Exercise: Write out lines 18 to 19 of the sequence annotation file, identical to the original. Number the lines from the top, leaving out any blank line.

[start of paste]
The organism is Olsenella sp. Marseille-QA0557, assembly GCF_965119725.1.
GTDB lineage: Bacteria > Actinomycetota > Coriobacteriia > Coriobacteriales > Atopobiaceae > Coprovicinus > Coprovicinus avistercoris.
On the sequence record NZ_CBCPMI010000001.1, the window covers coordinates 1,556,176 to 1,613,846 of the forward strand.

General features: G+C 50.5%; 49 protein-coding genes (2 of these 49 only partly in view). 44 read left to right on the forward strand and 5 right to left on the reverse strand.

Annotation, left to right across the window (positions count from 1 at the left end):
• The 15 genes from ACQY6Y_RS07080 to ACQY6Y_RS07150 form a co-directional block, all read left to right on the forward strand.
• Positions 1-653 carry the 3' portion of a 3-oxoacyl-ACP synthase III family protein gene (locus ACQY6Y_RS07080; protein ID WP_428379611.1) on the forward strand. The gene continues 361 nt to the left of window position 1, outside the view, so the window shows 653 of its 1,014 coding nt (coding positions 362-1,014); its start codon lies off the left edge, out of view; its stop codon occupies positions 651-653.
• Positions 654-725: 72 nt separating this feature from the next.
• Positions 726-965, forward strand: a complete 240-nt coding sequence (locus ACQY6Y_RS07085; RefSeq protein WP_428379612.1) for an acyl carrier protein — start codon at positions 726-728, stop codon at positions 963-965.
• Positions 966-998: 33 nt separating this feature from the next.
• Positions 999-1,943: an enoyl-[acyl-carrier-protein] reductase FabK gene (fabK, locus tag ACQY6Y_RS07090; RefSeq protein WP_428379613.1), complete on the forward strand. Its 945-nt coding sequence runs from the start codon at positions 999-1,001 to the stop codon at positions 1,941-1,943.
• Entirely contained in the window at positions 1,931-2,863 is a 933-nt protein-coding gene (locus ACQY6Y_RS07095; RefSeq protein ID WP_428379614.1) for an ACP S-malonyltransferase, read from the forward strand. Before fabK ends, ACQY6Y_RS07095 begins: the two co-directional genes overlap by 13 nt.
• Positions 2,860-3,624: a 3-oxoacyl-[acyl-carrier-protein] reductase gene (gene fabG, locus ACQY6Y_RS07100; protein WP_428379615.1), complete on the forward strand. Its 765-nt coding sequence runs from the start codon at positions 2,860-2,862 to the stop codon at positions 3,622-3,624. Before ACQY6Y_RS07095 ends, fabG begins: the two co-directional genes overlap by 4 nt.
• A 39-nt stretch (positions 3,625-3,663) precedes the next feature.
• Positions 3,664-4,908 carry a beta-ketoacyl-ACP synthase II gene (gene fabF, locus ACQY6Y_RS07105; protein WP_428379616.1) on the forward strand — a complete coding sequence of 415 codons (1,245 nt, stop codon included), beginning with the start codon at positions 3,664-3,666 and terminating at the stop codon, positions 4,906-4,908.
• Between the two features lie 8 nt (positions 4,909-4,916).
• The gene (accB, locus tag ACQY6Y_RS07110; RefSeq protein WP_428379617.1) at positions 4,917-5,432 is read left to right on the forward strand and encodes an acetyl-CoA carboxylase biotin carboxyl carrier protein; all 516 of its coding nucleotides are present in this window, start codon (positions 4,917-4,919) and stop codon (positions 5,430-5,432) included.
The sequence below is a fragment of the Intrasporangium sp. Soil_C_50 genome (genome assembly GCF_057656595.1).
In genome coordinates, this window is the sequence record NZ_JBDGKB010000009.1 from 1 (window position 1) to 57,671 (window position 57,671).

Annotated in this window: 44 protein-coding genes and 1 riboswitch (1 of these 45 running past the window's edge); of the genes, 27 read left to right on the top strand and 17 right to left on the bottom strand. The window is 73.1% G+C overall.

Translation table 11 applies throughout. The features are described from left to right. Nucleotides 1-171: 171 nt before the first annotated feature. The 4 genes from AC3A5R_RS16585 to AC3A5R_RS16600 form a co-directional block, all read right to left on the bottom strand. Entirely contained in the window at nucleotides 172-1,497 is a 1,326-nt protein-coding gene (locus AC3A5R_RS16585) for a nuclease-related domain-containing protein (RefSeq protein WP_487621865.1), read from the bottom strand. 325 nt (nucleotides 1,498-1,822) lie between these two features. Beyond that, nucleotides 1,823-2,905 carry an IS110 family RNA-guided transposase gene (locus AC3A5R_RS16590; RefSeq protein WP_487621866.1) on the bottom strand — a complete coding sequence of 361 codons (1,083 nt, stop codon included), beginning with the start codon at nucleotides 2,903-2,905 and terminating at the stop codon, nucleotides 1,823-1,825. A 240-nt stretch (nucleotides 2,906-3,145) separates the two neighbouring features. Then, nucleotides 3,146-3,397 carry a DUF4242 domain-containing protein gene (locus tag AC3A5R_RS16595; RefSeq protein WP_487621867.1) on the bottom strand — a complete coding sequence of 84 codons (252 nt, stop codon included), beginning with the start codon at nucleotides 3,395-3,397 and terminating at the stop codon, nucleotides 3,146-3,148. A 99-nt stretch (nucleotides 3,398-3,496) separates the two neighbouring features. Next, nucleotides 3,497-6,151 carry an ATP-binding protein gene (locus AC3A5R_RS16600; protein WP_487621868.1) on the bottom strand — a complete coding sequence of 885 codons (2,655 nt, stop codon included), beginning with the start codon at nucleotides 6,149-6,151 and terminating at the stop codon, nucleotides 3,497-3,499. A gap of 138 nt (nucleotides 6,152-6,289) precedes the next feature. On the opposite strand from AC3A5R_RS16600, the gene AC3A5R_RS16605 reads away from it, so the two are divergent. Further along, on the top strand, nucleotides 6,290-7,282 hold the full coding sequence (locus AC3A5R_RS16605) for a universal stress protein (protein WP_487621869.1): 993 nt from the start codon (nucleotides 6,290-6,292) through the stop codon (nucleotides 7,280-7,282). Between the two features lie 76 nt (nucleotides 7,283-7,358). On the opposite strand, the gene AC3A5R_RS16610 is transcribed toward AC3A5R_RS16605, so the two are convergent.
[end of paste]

The sequence below is a fragment of the Intrasporangium sp. Soil_C_50 genome (genome assembly GCF_057656595.1).
In genome coordinates, this window is the sequence record NZ_JBDGKB010000009.1 from 1 (window position 1) to 57,671 (window position 57,671).